About Time for a New Pair of Genes
Better SXSW through DNA modification
By Wayne Alan Brenner, Fri., March 2, 2012
You think science might eventually help your body grow a new liver? Maybe longer legs, smoother skin, or violet eyes to die for?
"Synthetic biology," goes the description of South by Southwest Interactive's Designing Living Things panel, "aims to re-engineer living cells to sustainably produce fuels, medicines, and materials." The specifics of those aims and how to reach them will be part of what the panel talks about, with input from UCLA's Christina Agapakis, Daisy Ginsberg of Synthetic Aesthetics, Gingko BioWorks founder Jason Kelly, and Patrick Boyle, a synthetic biologist with Harvard Medical School.
This will be some eye-opening palaver, and this is why we've already got the panel scheduled in our digital calendars, somewhere between meeting a software designer for a Shiner at the Jackalope and trying to keep our visiting cousin from blatantly stalking Radiolab's Jad Abumrad.
But we also want to hear about something more than just the serious and globally important aims of biotech before we go. We want to whet our appetite with news of genetic manipulations that are more locally focused, that would impact the average Austinite on a day-to-day level – especially on a SXSW day-to-day level. And this is why we leveraged the immediate-connection machine of Facebook and had a friend introduce us to a bona fide genetic engineer at the University of Texas' Center for Systems and Synthetic Biology.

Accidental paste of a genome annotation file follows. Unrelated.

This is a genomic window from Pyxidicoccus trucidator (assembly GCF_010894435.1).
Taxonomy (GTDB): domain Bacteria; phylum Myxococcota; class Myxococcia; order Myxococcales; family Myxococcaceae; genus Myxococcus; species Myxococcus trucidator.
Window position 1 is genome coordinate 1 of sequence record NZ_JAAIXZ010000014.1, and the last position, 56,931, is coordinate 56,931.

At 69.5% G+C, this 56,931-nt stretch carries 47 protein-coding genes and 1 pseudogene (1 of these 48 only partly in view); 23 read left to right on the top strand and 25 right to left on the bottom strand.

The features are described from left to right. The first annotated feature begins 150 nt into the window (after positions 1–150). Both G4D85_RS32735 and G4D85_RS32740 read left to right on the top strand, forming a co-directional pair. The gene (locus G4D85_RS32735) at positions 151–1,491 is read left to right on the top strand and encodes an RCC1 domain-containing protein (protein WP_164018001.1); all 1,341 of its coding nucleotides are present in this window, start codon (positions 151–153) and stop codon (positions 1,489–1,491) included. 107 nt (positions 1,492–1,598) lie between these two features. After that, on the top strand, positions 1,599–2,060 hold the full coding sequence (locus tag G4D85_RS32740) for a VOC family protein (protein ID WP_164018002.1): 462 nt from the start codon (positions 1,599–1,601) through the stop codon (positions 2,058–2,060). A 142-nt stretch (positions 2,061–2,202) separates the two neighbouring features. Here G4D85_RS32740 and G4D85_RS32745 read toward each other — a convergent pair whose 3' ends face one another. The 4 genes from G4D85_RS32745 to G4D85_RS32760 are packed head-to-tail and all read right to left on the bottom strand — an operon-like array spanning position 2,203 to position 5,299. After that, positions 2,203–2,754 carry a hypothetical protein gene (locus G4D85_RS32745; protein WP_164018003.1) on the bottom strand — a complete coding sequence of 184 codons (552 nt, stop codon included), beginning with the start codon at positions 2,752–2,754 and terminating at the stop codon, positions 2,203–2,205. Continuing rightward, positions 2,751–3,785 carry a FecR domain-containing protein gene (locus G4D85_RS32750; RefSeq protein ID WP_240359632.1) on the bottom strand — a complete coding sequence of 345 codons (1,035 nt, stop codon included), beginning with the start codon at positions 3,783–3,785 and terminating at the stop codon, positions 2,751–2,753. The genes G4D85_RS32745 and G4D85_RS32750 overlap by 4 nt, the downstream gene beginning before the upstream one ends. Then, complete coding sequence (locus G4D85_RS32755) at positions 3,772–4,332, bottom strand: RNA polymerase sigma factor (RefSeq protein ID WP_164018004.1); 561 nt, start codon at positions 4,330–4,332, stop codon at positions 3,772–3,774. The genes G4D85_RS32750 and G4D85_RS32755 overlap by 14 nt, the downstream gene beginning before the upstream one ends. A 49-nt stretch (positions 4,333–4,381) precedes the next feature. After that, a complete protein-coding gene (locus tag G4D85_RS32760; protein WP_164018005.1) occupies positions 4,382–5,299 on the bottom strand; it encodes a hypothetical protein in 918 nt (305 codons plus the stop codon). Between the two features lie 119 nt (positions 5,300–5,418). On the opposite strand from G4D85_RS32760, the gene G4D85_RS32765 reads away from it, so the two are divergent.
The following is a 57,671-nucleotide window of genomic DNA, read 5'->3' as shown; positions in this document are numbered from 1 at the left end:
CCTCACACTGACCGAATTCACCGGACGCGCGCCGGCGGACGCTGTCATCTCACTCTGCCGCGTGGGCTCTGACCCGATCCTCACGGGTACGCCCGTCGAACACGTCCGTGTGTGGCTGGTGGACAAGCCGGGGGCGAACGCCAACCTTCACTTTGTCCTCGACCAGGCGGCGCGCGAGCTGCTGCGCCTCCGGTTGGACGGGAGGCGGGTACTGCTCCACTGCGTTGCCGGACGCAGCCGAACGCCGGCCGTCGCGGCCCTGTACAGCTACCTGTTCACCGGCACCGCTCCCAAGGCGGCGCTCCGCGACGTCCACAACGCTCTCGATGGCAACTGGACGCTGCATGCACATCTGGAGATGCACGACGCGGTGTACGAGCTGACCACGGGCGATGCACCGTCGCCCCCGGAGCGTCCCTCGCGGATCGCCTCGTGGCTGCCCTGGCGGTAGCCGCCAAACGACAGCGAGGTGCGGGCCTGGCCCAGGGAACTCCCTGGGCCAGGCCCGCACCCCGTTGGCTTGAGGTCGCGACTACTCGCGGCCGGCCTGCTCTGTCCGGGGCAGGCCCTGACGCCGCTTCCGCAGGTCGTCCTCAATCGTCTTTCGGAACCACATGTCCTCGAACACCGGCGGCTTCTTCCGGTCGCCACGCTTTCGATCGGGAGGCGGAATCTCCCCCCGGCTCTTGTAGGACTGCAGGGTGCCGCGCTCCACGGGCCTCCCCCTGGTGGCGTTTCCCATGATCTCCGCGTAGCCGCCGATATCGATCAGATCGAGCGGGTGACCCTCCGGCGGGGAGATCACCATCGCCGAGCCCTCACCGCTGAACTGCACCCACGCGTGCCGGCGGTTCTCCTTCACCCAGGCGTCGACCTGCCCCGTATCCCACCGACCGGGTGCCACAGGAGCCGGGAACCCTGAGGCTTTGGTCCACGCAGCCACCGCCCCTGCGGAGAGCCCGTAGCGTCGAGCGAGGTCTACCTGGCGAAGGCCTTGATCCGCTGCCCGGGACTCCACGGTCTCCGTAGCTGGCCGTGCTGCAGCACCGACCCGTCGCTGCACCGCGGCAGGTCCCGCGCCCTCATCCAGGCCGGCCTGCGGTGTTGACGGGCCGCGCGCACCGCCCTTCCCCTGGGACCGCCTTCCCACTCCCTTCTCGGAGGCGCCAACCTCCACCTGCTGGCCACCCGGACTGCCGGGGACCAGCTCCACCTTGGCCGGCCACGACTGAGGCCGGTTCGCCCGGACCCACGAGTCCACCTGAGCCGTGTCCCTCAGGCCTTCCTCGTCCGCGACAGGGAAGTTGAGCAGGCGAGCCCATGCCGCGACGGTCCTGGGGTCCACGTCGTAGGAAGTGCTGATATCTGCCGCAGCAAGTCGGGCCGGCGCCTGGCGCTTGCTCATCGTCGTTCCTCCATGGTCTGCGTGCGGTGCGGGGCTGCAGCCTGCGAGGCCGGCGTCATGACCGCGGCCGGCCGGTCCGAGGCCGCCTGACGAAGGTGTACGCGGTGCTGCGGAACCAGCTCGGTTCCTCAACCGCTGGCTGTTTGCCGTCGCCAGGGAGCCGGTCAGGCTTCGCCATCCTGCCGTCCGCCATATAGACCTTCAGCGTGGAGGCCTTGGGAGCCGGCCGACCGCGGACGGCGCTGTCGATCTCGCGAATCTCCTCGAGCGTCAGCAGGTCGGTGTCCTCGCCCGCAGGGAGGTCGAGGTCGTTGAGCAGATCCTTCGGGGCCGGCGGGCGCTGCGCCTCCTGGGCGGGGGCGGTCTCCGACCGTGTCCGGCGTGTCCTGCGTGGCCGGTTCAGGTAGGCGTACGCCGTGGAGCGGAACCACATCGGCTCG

"I'm the Fraser Professor of Biochemistry with UT's Department of Chemistry and Biochemistry," Dr. Andrew Ellington tells us. "That just means that I spend an awful lot of time thinking about and working on genetic engineering and biotechnology. My primary focus is on evolutionary engineering."
Austin Chronicle: And you've lived in Austin since 1998, so you pretty much know the Austin vibe, right?
Andrew Ellington: Right. I may not participate in it much, but I know it.
AC: So, using technology currently or soon available, take an average human being. What portions of them would you engineer to survive better in the Austin environment?
AE: First and foremost, especially in respect to South by Southwest, I think you're going to need some manner of hearing augmentation. It'd be great if we weren't all slowly going deaf from either noise pollution or attending too many Sixth Street venues, and there are ways one can imagine doing that. In particular, there's a sort of revolution under way with a type of molecule called siRNA. And, like its name implies, the RNA is the RNA that lives in us – and the "si" is just an engineered variant that can help to change the expression of our genes, to transform properties – such as the ability to hear better or to be better buffered against loud noises. So that's one thing. And there's clearly going to be a market, as there was in the Sixties with drugs, for recreational siRNA. It's not just that you can augment or protect your hearing, you can also change your brain chemistry in a huge variety of ways.
AC: Oh, the kids would eat that shit up.
AE: Well, there's another thing. Austin tends to pride itself on being a young town, but in fact it's gray: There's a lot of Austin that's been here a while and hopes to be here a lot longer. And so life extension would be another modification. When I think through scenarios of unlicensed uses of siRNA – which I have no intention of doing – I see a powerful technology that's waiting, that's bound to happen, and it'll be driven by wealthy nonagenarians who want to go the next yard. Already there've been experiments with worms – and you might say, "Well, we're not worms, who the hell cares?" – but, really, we're not all that different in many ways. And they've had life extensions of twenty to fifty percent – by siRNA treatment. So I'd see being able to enjoy those concerts way into the future as another aspect of a genetically engineered Austin experience. Those are the three things that come immediately to mind: You protect your hearing, you have some fun, and you have it for a long time.
For an extended Q&A, see "Gene Genie," Picture in Picture blog, March 1.